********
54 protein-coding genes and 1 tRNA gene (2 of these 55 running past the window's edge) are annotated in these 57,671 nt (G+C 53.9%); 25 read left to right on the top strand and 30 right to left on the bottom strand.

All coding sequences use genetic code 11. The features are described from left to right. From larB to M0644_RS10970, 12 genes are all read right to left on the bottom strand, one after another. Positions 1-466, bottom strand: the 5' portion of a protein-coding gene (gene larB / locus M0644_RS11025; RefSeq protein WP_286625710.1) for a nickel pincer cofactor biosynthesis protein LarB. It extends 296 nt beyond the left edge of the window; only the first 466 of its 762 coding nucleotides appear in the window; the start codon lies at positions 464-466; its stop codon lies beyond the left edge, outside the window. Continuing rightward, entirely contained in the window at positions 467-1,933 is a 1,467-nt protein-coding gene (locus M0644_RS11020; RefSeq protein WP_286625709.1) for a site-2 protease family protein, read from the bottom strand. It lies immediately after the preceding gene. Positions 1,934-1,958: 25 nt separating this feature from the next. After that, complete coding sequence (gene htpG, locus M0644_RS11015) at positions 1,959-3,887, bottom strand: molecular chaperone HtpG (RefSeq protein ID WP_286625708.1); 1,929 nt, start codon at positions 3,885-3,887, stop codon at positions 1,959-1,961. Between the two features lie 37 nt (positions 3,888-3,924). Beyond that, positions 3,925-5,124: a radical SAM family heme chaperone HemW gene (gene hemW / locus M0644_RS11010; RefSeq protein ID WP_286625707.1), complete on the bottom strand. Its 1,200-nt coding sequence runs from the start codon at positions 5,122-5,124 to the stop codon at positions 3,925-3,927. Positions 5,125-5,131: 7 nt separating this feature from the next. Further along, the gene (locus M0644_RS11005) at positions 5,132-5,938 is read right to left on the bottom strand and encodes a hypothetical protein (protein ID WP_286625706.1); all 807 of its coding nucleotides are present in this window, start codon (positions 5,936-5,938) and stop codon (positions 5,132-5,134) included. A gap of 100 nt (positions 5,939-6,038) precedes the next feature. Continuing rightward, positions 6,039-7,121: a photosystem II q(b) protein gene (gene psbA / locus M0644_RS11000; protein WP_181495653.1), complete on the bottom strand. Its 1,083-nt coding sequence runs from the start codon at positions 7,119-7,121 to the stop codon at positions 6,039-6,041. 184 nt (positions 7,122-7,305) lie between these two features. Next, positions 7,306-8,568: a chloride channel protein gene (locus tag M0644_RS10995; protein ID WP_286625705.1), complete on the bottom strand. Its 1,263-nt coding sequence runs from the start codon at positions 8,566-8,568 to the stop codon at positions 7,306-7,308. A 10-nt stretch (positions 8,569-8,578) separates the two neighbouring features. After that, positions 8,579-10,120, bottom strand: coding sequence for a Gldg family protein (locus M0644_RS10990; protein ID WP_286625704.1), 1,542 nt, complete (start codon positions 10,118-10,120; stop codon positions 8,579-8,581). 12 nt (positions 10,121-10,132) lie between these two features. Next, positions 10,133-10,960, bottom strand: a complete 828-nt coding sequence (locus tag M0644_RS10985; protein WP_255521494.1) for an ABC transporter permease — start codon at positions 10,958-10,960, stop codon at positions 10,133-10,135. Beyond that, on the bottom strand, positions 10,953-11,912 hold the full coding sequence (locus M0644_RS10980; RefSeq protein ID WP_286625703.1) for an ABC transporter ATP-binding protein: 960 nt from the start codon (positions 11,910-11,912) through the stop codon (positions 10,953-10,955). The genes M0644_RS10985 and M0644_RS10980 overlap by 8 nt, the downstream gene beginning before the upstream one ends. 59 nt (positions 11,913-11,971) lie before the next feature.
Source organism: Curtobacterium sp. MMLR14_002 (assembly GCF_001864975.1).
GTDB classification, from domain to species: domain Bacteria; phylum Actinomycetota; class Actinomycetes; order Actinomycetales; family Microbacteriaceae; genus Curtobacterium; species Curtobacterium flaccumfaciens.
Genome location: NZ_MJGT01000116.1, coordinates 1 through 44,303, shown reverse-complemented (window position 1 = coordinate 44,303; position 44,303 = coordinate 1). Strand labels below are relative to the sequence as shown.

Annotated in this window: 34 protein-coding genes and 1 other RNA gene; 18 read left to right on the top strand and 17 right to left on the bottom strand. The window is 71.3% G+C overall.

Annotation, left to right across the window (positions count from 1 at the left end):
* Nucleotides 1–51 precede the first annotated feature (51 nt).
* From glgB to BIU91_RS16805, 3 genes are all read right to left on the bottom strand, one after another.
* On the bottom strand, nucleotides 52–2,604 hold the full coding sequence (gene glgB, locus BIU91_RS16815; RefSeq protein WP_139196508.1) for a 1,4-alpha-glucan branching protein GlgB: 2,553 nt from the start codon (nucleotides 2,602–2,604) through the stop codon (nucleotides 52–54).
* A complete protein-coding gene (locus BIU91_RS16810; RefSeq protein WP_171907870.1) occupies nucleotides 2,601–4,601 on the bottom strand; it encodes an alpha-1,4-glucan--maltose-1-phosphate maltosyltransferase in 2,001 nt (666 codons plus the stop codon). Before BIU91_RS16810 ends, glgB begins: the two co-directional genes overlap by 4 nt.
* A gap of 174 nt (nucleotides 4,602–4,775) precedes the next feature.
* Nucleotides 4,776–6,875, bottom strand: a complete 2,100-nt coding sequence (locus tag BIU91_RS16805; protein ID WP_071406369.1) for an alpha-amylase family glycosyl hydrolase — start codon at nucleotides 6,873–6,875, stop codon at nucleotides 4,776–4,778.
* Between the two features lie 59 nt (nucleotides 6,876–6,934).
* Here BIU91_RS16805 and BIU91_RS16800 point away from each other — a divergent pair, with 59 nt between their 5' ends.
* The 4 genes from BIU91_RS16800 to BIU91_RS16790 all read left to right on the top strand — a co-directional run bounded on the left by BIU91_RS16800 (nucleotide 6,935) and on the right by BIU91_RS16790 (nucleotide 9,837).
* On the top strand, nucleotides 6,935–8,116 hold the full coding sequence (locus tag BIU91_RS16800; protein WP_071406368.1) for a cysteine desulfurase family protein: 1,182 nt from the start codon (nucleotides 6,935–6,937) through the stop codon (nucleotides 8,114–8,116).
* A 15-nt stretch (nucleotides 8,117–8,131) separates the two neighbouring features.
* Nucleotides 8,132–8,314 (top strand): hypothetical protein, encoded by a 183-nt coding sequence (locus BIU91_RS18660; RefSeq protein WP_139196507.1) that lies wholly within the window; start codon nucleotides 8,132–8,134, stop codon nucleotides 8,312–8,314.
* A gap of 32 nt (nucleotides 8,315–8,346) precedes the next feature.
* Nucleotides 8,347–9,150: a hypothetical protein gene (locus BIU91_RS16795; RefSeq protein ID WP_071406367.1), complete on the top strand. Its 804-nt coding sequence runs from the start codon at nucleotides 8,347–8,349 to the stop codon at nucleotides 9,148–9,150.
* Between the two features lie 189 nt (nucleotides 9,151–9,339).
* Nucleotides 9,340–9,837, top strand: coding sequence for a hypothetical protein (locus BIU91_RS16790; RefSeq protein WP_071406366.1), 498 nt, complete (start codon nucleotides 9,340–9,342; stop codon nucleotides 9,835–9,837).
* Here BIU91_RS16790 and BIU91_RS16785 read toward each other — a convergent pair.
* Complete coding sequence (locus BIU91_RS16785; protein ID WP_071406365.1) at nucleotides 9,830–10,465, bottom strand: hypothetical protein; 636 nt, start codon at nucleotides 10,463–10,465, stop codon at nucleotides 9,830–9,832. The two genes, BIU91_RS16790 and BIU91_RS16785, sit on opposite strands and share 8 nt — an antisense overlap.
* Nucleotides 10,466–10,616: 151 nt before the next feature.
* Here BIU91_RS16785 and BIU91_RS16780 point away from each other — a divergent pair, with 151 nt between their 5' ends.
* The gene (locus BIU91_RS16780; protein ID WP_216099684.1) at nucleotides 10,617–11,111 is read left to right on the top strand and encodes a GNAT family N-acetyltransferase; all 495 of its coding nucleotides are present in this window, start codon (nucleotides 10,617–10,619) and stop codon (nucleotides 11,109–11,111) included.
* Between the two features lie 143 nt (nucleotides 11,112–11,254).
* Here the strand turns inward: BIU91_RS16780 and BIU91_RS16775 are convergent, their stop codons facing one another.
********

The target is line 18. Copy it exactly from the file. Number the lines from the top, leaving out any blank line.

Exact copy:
* A 15-nt stretch (nucleotides 8,117–8,131) separates the two neighbouring features.